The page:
As a father to a teenage girl, I find it devastating to simply read the most popular web pages that come up when searching for “teen vampire.” There, girls the same age of my 15-year-old daughter are talking about “awakening,” which is their word for converting to paganism (like the Christian word “born again”). In a perverted twist on Communion, their sacraments include the giving of your own blood by becoming a “donor.” This is entirely pagan. These storylines offer eternality without God and salvation; in the place of Jesus’ shed blood, girls and boys shed their own blood to be awakened to their own salvation of a new spiritual way of life filled with sex and occult behavior.

I do not shelter my children from these sorts of things. Pop culture is too pervasive to hide from (on a recent trip to a Barnes & Noble with my daughter we noticed an entire section of books dedicated to “Teenage Vampire Romance”). My wife and I talk to my daughter about these things so that she can be discerning, informed, and safe.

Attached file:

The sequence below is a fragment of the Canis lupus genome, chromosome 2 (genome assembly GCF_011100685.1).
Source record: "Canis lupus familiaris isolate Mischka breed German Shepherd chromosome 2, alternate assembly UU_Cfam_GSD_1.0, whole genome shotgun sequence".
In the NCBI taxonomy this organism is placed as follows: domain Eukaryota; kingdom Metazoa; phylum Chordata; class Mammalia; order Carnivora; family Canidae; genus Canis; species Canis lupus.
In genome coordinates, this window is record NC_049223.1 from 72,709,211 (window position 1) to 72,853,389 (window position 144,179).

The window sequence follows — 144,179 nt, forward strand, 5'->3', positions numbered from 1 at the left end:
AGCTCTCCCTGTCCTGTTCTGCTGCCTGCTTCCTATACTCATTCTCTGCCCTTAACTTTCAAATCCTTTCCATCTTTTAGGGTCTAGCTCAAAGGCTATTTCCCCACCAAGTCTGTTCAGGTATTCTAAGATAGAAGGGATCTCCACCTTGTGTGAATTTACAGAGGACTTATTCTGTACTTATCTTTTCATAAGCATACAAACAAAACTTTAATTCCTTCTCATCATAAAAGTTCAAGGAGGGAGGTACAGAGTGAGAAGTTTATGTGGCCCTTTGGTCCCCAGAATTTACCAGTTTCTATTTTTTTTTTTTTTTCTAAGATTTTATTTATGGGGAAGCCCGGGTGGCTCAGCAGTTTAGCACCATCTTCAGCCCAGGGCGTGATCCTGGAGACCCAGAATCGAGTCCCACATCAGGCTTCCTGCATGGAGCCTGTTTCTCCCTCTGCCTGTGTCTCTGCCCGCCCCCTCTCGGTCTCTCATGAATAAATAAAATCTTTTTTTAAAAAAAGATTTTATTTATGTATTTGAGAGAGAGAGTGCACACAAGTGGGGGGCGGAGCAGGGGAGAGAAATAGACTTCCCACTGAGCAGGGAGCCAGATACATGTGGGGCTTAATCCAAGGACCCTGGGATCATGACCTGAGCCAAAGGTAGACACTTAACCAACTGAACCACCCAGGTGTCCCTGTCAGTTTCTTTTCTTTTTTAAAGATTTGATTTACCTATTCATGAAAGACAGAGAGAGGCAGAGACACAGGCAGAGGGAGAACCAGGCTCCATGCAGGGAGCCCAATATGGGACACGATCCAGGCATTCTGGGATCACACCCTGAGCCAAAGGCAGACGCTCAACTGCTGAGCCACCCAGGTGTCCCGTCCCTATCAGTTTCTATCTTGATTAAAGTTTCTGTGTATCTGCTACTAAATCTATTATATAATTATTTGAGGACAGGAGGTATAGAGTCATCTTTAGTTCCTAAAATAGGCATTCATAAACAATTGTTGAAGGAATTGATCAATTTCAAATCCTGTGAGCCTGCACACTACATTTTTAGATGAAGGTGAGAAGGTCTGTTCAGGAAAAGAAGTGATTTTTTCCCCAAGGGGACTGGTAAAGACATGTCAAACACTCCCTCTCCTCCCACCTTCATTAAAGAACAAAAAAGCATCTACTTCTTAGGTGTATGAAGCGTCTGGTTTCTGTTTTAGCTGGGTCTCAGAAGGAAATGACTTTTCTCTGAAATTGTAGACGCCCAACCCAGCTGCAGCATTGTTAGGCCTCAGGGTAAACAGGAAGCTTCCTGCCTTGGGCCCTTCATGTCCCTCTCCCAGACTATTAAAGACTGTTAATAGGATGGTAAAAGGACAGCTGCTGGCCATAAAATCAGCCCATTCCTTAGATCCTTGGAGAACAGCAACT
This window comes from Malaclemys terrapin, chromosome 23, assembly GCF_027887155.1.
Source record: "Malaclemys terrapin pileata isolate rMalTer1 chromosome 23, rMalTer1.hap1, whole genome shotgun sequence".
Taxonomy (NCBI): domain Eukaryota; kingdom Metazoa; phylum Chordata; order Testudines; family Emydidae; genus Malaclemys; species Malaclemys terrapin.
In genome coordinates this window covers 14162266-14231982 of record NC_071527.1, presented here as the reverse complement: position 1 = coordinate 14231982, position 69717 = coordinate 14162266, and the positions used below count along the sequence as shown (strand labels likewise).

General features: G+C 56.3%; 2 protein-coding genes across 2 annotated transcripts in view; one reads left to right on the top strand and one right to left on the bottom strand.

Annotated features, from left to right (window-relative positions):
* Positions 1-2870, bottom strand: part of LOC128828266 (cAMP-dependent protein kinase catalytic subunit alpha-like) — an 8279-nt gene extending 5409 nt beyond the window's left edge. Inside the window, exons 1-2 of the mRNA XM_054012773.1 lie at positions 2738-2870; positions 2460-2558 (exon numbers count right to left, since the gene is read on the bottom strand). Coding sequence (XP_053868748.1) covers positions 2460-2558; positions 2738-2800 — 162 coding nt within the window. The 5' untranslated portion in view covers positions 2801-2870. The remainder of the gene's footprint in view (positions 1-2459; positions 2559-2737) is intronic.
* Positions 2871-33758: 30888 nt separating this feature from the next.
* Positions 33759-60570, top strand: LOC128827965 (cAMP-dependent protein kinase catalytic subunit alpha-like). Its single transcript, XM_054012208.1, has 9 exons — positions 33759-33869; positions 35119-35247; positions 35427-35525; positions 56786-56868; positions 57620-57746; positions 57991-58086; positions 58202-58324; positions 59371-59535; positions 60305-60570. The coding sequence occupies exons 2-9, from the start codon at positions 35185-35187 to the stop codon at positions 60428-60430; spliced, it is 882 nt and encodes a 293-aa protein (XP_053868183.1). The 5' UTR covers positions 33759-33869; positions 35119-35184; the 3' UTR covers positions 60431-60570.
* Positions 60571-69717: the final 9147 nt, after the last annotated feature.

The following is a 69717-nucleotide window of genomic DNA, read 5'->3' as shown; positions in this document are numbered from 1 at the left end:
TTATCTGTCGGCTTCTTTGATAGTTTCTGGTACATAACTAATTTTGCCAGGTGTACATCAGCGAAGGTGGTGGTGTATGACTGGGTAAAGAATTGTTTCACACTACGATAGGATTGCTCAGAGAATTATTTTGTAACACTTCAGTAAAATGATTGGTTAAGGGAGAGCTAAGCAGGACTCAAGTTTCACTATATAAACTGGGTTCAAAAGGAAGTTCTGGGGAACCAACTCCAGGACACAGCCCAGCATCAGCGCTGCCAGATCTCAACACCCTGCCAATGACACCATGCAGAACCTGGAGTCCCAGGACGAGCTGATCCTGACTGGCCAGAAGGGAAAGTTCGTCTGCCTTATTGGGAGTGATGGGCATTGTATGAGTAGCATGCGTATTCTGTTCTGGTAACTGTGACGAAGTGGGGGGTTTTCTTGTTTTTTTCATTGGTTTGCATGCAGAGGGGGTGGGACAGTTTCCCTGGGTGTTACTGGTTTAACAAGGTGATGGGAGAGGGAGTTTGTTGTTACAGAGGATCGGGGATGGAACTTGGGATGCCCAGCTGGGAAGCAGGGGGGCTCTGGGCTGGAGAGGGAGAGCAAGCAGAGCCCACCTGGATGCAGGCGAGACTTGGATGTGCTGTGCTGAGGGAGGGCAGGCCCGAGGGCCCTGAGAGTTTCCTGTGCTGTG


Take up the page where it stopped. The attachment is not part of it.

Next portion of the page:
However, we do not treat things like movies, books, and TV shows as harmless entertainment, but rather a potential threat to her well-being to be aware of so she can walk in wisdom by God’s grace. I rejoice that our oldest daughter (and all of our five children) loves Jesus, see right through this demonic deception, and speak freely with us about these sorts of things. I want that for all children and families.

As a pastor and a father, I am particularly concerned for Christian parents who are naively allowing this filth into their children’s lives, buying these books and driving kids to see these movies. To such parents, “It is my prayer that your love may abound more and more, with knowledge and all discernment, so that you may approve what is excellent, and so be pure and blameless for the day of Christ, filled with the fruit of righteousness that comes through Jesus Christ, to the glory and praise of God” (Phil. 1:9–11, emphasis added).